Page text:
Better support for religious education in schools is needed, according to the Children's Commissioner for England.
Dame Rachel de Souza made the remarks as she delivered the keynote speech at the 50th anniversary of the Religious Education Council (REC) on Wednesday.
De Souza stressed the importance of the subject, saying RE is "the one place in the curriculum" where young people can discuss their "philosophical, religious, and moral" questions.
The organisation supports and promotes religious education in schools and colleges across England and Wales.
She said: "Children have told me that they want school to be the place where they can learn about life skills, relationships, and how to set themselves up for the future. The RE curriculum is the one place that children can learn these important things.
"It provides children with a chance to understand more about the world, other cultures and religions, and also about themselves. RE helps us understand the different faiths and communities which make up modern Britain, and, crucially, RE is a place where these young people can discuss important and exciting philosophical, religious and moral conundrums in safe spaces."
Every year, about 250,000 students study RE GCSE. However, a recent review by the National Association of Teachers of RE showed that around 500 secondary schools don't teach RE in Year 11.
Speaking to Premier, chair of the REC, Sarah Lane Cawte, said the shortage of qualified teachers is one of their biggest challenges.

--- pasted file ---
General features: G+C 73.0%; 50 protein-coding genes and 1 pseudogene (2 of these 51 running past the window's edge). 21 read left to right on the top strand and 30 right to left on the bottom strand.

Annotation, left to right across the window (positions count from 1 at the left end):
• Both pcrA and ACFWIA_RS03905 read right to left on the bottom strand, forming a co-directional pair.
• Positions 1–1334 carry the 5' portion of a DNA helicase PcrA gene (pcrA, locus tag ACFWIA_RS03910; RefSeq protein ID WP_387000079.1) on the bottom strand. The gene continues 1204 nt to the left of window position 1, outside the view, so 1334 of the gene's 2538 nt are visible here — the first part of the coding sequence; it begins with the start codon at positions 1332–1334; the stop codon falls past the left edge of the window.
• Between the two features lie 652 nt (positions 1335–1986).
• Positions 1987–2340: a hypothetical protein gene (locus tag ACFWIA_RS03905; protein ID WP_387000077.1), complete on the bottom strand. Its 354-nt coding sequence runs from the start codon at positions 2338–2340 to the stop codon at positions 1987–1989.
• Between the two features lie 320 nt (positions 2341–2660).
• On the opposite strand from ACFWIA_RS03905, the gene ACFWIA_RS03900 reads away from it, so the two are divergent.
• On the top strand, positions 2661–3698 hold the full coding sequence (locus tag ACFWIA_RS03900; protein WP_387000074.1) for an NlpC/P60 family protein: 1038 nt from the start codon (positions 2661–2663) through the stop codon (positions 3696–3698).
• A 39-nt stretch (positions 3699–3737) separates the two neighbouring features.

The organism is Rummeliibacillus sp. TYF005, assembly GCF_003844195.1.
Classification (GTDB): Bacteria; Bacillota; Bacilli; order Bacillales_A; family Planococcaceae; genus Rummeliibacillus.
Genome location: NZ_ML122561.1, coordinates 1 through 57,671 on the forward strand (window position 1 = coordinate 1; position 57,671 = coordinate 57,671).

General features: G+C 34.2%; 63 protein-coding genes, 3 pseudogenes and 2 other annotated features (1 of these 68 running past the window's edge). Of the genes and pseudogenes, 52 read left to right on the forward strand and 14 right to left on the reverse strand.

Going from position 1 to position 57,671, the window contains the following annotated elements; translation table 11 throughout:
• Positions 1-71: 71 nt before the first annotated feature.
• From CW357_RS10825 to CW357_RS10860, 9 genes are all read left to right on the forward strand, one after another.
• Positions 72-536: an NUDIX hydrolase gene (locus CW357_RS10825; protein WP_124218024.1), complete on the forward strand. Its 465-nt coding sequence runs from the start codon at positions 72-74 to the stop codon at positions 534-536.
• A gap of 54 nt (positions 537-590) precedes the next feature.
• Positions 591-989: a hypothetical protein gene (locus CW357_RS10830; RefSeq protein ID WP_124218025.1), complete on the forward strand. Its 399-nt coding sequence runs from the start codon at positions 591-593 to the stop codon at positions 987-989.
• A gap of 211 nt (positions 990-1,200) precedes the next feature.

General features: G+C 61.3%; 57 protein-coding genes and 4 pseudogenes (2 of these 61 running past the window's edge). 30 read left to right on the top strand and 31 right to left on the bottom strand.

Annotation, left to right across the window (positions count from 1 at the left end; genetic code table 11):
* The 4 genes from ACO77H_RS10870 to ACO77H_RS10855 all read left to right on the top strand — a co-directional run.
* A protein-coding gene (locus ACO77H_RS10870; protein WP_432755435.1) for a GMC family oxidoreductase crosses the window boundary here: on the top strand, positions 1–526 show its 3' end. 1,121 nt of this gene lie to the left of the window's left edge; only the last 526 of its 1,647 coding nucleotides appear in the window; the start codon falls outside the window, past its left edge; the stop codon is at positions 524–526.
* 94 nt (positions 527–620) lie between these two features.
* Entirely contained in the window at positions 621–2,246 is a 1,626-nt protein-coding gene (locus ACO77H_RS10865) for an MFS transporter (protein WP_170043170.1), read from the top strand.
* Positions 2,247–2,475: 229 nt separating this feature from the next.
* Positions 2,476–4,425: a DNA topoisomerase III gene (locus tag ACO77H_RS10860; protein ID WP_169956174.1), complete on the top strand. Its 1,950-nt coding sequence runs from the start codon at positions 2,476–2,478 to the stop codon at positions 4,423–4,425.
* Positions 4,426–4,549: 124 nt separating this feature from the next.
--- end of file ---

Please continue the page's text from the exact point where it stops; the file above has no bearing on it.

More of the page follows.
"There are only 49 per cent of teachers in our secondary schools who teach RE who spend most of their time teaching religious education. Fifty-one per cent of them teach other subjects for the majority of their time.
"We need to change that. We need people who are excited about the subject, and who are equipped to help young people to get excited too."
Cawte also acknowledged the evolution of the subject from its Christian roots to representing the different faiths co-existing in modern Britain.
"We've got children and young people in our schools from all sorts of worldviews. Some of them are adherence of particular religious faiths, others actually have very strong personal worldviews. It's really important that all of those young people have the opportunity to engage critically with other ideas and to really form their own ideas."
An RE teacher recruitment campaign, Beyond the Ordinary, is underway to attract the next generation of RE teachers. It has called for applicants from various backgrounds, stressing the ability of the subject to help young people answer the big questions in life.